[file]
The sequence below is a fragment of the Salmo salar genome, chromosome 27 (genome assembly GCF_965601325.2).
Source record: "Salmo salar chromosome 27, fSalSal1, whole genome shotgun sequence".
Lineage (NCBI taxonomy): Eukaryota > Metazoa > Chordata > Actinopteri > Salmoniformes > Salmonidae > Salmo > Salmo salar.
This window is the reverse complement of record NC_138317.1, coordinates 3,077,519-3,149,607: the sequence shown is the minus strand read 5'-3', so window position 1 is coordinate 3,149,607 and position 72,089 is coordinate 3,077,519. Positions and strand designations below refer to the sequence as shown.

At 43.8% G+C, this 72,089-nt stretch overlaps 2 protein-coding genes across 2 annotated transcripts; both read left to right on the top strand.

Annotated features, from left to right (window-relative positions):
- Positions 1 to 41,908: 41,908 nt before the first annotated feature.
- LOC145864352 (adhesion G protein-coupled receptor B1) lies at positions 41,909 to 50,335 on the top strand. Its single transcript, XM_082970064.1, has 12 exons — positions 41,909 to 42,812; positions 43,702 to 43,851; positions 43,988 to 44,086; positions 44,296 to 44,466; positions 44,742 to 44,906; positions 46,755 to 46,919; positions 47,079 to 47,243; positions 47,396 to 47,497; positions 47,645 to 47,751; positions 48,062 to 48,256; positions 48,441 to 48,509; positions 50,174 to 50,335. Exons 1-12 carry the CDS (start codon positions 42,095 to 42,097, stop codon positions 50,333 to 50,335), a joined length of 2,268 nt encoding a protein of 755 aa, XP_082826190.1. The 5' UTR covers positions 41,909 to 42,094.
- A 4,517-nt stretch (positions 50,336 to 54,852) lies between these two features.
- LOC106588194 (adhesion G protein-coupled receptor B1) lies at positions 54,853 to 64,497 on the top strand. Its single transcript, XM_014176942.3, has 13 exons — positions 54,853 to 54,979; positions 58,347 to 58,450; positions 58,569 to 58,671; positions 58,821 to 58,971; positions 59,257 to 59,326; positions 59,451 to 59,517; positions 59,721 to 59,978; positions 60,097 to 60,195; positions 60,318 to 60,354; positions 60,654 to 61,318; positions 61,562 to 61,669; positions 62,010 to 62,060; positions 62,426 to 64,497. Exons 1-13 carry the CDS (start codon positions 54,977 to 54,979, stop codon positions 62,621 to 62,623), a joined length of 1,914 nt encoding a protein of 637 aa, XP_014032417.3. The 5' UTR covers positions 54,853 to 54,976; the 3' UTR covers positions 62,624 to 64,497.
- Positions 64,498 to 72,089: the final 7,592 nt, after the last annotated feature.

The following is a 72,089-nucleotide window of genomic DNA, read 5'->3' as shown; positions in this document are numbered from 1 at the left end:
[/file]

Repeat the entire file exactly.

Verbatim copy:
The sequence below is a fragment of the Salmo salar genome, chromosome 27 (genome assembly GCF_965601325.2).
Source record: "Salmo salar chromosome 27, fSalSal1, whole genome shotgun sequence".
Lineage (NCBI taxonomy): Eukaryota > Metazoa > Chordata > Actinopteri > Salmoniformes > Salmonidae > Salmo > Salmo salar.
This window is the reverse complement of record NC_138317.1, coordinates 3,077,519-3,149,607: the sequence shown is the minus strand read 5'-3', so window position 1 is coordinate 3,149,607 and position 72,089 is coordinate 3,077,519. Positions and strand designations below refer to the sequence as shown.

At 43.8% G+C, this 72,089-nt stretch overlaps 2 protein-coding genes across 2 annotated transcripts; both read left to right on the top strand.

Annotated features, from left to right (window-relative positions):
- Positions 1 to 41,908: 41,908 nt before the first annotated feature.
- LOC145864352 (adhesion G protein-coupled receptor B1) lies at positions 41,909 to 50,335 on the top strand. Its single transcript, XM_082970064.1, has 12 exons — positions 41,909 to 42,812; positions 43,702 to 43,851; positions 43,988 to 44,086; positions 44,296 to 44,466; positions 44,742 to 44,906; positions 46,755 to 46,919; positions 47,079 to 47,243; positions 47,396 to 47,497; positions 47,645 to 47,751; positions 48,062 to 48,256; positions 48,441 to 48,509; positions 50,174 to 50,335. Exons 1-12 carry the CDS (start codon positions 42,095 to 42,097, stop codon positions 50,333 to 50,335), a joined length of 2,268 nt encoding a protein of 755 aa, XP_082826190.1. The 5' UTR covers positions 41,909 to 42,094.
- A 4,517-nt stretch (positions 50,336 to 54,852) lies between these two features.
- LOC106588194 (adhesion G protein-coupled receptor B1) lies at positions 54,853 to 64,497 on the top strand. Its single transcript, XM_014176942.3, has 13 exons — positions 54,853 to 54,979; positions 58,347 to 58,450; positions 58,569 to 58,671; positions 58,821 to 58,971; positions 59,257 to 59,326; positions 59,451 to 59,517; positions 59,721 to 59,978; positions 60,097 to 60,195; positions 60,318 to 60,354; positions 60,654 to 61,318; positions 61,562 to 61,669; positions 62,010 to 62,060; positions 62,426 to 64,497. Exons 1-13 carry the CDS (start codon positions 54,977 to 54,979, stop codon positions 62,621 to 62,623), a joined length of 1,914 nt encoding a protein of 637 aa, XP_014032417.3. The 5' UTR covers positions 54,853 to 54,976; the 3' UTR covers positions 62,624 to 64,497.
- Positions 64,498 to 72,089: the final 7,592 nt, after the last annotated feature.

The following is a 72,089-nucleotide window of genomic DNA, read 5'->3' as shown; positions in this document are numbered from 1 at the left end: